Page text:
In 1993, at a street festival in Houston, dance choreographer Kathy Wood met a group of Hispanic and black teenage boys who knew how to dance to hiphop, but knew little self-discipline.
"They had a lot of incredible tricks and movements, and they were primarily soloists," Wood said. "They'd form a circle and do a spectacular trick and try to top one another. They didn't necessarily dance with an audience in mind."
Their potential was obvious. Their presentation and their natural love of the stage almost made up for their inability to sit still in a classroom, listen to instructions or take constructive criticism.
Wood had all she could handle as she molded the five boys into a structured dance ensemble - the original version of the FLY Dance Co. She was coach, mother, chaperone and chauffeur.
"The first group did not like to rehearse at all," Wood said. "They were willing to try it, but it was very difficult for them."
Soon, though, they caught the attention of the Houston dance community with a piece Wood choreographed called "Out of Context." It mixed the classical music of Antonio Vivaldi with hiphop dance and, at a time when genre-splicing was not yet in vogue, was startling for its combination of cultures as much as its raw movement.
In the decade since, FLY has evolved into an international touring group, still known for its mix of musics and explosive, back-breaking moves. The group tours 25 weeks out of the year, has performed in Estonia, France and Germany, and arrives in Juneau on Thursday, Jan. 29.
FLY will perform at 8 p.m. Friday, Jan. 30, at the Juneau-Douglas High School auditorium.
The troupe will host a community dance class from 6 to 7:30 p.m. Thursday at the Juneau Dance Unlimited studio in the Scottish Rite Temple, 206 Fourth St. Cost is $10, class size is limited, and registration is required. FLY also will present a student concert from 10:45 to 11:45 a.m. Thursday. Admission is $1 at the door.
"Very few people choreograph for hiphop dance, but it's starting to come around," Wood said. "I taught in public school using the same principles.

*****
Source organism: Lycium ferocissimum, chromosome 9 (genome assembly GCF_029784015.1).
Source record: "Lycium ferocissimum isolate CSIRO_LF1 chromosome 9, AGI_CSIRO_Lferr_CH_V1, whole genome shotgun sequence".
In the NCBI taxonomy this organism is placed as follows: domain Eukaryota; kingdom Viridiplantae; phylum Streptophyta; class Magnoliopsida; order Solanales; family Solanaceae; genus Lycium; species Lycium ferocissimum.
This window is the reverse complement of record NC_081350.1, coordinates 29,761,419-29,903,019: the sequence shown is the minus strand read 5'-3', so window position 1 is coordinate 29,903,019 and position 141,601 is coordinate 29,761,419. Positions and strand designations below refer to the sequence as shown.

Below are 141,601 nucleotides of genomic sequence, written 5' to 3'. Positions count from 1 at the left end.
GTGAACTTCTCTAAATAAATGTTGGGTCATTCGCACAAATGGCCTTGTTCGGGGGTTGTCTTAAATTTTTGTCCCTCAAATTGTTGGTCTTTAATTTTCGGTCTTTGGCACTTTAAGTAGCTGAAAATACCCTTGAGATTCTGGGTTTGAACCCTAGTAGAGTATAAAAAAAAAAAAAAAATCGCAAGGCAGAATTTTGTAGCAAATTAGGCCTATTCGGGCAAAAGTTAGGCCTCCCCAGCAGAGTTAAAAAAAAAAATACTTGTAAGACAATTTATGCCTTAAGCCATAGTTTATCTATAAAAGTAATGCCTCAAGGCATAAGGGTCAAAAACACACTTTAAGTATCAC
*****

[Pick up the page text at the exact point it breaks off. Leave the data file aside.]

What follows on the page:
"It's really a collaborative effort," she said. "I structure things, but they contribute the movement and sometimes they help with the structure."
Most importantly, the four dancers in the group now, none of whom were original members, all like to do ensemble work. The four - Rock Williams, Isaac Barron, George Casco and Javier Garcia - met Wood when she was teaching a pilot program for hiphop dance at a Houston junior high school. They asked her for help with their choreography. She was already coaching FLY, but she took the new group on as a junior ensemble. When the original five members, then unpaid, decided to concentrate on college and families, the new group stepped in as Wood's main ensemble.
"The company has improved immeasurably because of the guys' willingness to work hard and work on the ensemble work," she said.
Williams, Barron, Casco and Garcia have been with FLY for five years. A fifth member recently quit to care for his baby.
Williams is a student of the martial arts, Casco is a natural comedian. Barron is a master of break dancing, and Garcia is known as a power dancer.
"Hiphop is about being an individual and changing," Wood said. "Each guy has a planned style. They all have their strengths, and they all have their things that they can do and no one else can do."
Korry Keeker can be reached at firstname.lastname@example.org.
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